7 Abraham, Isaac, and Jacob could have visualized a grand future because God had promised that by means of their offspring, all nations of the earth would obtain a blessing. (Gen. 22:18; 26:4; 28:14) The descendants of those patriarchs would become numerous and would reside in the God-given Promised Land. (Gen. 15:5-7) By faith those God-fearing men could “see” their progeny in possession of that land. For that matter, ever since human creation lost perfection, Jehovah has assured his loyal  servants that the blessings forfeited by Adam were not gone forever.

8. What helped Abraham to demonstrate outstanding faith?

8 It is likely that Abraham’s ability to form a mental picture of what God had promised enabled him to perform outstanding acts of faith. The Scriptures point out that although Abraham and other loyal servants of God “did not receive the fulfillment of the promises” in their lifetime, “they saw them from a distance and welcomed them.” (Read Hebrews 11:8-13.) Abraham had so much evidence to demonstrate the reality of what he hoped for that it was as if he could see what he had not actually beheld!

9. How did having faith in God’s promises benefit Abraham?

9 Abraham’s faith in God’s promises strengthened his resolve to do the divine will. Acting in faith, he left the city of Ur and refused to take up permanent residence in any of the cities of Canaan. Like Ur, they had shaky foundations because of their ungodly governments. (Josh. 24:2) For the rest of his long life, Abraham “was awaiting the city having real foundations, whose designer and builder is God.” (Heb. 11:10) Abraham “saw” himself living in a permanent place governed by Jehovah. Abel, Enoch, Noah, Abraham, and others like them believed in the resurrection of the dead and looked forward to life on earth under God’s Kingdom, “the city having real foundations.” Reflecting on such blessings bolstered their faith in Jehovah.Read Hebrews 11:15, 16.

10. How may Sarah’s view of the future have benefited her?

10 Consider Abraham’s wife, Sarah. When she was 90 years old and childless, her positive view of the future enabled her to act with faith. In effect, she saw her offspring enjoying blessings that Jehovah had promised. (Heb. 11:11, 12) What gave her such expectation? Jehovah had told her husband: “I will bless her and also give you a son by her; I will bless her and she will become nations; kings of peoples will come from her.” (Gen. 17:16) After Sarah gave birth to Isaac, she had good reason to envisage the fulfillment of the rest of God’s promise to Abraham. What a gift we too have of being able to form wholesome mental pictures of things that are promised by God and are sure to happen!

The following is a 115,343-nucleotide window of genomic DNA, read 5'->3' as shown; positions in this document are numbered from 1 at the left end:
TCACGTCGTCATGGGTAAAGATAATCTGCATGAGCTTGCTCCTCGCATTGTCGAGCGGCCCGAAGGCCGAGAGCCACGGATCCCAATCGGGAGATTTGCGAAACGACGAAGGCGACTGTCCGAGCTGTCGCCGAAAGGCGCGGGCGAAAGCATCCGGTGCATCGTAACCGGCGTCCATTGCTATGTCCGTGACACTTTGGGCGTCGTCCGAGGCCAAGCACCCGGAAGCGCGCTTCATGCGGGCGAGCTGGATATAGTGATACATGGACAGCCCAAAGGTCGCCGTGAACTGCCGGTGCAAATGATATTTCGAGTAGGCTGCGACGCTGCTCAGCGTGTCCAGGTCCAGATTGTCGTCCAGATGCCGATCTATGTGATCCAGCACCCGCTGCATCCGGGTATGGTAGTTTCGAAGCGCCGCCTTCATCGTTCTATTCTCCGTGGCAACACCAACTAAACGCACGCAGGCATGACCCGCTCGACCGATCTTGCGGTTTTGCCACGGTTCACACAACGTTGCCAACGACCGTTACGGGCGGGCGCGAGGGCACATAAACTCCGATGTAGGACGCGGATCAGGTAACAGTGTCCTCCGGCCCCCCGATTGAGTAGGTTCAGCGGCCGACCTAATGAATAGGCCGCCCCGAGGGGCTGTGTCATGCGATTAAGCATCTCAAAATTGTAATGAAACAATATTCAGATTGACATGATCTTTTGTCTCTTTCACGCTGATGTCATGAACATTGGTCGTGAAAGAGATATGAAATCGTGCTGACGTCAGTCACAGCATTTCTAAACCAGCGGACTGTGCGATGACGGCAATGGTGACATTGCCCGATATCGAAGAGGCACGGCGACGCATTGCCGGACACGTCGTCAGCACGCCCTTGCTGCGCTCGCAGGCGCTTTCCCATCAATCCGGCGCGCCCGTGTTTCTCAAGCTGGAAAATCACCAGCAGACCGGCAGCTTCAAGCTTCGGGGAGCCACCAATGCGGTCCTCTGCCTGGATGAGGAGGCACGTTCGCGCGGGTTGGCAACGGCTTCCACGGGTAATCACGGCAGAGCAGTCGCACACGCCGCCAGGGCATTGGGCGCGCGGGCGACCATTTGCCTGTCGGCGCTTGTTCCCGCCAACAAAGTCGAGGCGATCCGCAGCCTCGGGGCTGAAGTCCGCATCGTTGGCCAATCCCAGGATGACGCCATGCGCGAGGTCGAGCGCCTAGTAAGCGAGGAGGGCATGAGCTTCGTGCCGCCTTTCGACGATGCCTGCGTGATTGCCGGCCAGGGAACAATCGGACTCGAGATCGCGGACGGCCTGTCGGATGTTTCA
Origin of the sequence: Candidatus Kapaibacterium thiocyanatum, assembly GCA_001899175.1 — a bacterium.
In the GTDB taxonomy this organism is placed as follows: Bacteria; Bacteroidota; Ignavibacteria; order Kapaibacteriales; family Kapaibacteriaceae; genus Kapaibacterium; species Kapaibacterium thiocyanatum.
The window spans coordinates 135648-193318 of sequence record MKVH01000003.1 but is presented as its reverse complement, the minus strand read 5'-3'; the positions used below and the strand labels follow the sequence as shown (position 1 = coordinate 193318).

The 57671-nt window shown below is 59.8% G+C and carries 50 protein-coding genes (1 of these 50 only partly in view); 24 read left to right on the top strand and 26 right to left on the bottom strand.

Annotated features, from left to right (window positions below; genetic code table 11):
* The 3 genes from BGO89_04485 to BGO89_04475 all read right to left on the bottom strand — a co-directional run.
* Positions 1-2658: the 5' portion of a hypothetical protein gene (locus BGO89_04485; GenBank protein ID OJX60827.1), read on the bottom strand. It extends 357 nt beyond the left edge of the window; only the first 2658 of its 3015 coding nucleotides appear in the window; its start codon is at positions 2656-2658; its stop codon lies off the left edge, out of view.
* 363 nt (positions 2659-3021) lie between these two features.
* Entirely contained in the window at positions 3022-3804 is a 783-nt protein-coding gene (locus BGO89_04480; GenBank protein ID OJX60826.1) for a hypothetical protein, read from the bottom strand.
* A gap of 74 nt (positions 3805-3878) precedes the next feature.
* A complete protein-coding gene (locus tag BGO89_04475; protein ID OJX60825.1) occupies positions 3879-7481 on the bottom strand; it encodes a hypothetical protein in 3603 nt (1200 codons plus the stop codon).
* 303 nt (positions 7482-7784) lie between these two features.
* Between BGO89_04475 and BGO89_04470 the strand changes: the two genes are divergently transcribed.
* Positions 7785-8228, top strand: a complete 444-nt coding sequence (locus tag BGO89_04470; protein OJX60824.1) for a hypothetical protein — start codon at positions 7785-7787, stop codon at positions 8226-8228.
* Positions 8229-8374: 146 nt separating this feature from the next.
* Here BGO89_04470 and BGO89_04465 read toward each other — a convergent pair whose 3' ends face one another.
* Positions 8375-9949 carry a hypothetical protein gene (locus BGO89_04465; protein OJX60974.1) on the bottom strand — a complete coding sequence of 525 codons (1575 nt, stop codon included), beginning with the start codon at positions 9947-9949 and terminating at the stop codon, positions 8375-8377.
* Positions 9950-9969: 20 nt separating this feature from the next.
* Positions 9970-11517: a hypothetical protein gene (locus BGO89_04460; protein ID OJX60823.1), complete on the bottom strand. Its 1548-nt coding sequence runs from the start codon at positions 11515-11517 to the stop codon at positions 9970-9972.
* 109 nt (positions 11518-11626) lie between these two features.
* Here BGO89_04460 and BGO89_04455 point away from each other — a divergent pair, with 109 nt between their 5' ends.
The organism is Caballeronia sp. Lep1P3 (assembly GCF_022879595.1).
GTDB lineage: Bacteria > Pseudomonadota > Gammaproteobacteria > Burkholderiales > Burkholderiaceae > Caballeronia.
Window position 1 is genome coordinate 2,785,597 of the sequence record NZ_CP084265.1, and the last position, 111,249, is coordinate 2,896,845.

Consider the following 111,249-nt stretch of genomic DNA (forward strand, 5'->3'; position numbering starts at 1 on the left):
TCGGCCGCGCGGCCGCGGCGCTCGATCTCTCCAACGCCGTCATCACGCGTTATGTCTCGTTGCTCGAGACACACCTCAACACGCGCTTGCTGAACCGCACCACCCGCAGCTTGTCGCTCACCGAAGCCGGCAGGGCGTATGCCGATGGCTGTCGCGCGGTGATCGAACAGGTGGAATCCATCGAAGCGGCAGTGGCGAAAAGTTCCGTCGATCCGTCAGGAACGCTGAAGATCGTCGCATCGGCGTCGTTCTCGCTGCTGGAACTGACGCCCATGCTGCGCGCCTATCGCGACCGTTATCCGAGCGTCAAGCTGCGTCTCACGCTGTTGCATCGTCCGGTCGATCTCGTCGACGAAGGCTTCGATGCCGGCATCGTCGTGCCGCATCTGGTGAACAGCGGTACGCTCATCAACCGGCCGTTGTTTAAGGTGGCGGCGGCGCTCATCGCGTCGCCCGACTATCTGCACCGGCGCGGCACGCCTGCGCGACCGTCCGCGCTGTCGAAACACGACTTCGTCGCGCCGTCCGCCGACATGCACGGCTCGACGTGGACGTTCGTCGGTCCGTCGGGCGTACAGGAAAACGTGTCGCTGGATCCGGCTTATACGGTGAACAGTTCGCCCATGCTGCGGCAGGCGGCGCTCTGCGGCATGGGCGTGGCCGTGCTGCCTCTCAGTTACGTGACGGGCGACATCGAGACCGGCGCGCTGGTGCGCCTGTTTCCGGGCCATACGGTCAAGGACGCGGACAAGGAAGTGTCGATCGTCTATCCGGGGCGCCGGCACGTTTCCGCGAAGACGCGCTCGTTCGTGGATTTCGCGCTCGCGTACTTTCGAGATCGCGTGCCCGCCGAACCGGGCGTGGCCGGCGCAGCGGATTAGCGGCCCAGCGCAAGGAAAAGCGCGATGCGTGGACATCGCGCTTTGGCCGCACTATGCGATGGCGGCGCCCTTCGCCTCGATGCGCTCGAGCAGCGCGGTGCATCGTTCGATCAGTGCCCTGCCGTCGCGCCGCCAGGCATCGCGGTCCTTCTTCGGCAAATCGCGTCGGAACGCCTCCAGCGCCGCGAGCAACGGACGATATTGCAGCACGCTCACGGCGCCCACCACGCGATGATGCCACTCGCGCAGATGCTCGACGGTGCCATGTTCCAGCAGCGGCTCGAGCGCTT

11, 12. How did Moses cultivate love for Jehovah?

11 Moses is another person who exercised faith in Jehovah, cultivating deep love for him. While Moses was a young man living as part of the Egyptian royal household, he could easily have developed a love for power and riches. From his natural parents, however, Moses evidently learned about Jehovah and His purpose to free the Hebrews from slavery and give them the Promised Land. (Gen. 13:14, 15; Ex. 2:5-10) If Moses often thought about the blessings ahead for God’s people, what do you think would grow in his heart—love of prominence or love for Jehovah?

12 The Scriptures tell us: “By faith Moses, when grown up, refused to be called the son of Pharaoh’s daughter, choosing to be mistreated with the people of God rather than to have the temporary enjoyment of sin, because  he considered the reproach of the Christ to be riches greater than the treasures of Egypt, for he looked intently toward the payment of the reward.”Heb. 11:24-26.

13. How did Moses benefit by thinking deeply about what God had promised?

13 As Moses thought deeply about what Jehovah had promised to do for the Israelites, his faith and his love for God grew. Like other God-fearing humans, he could likely conceive of the time when Jehovah would set mankind free from death. (Job 14:14, 15; Heb. 11:17-19) It is no wonder that Moses was moved to love the God who felt compassion for the Hebrews and for all mankind. Faith and love motivated Moses throughout his life. (Deut. 6:4, 5) Even when Pharaoh threatened Moses with death, his faith, love for God, and likely a mental picture of a bright future strengthened him to face the threat courageously.Ex. 10:28, 29.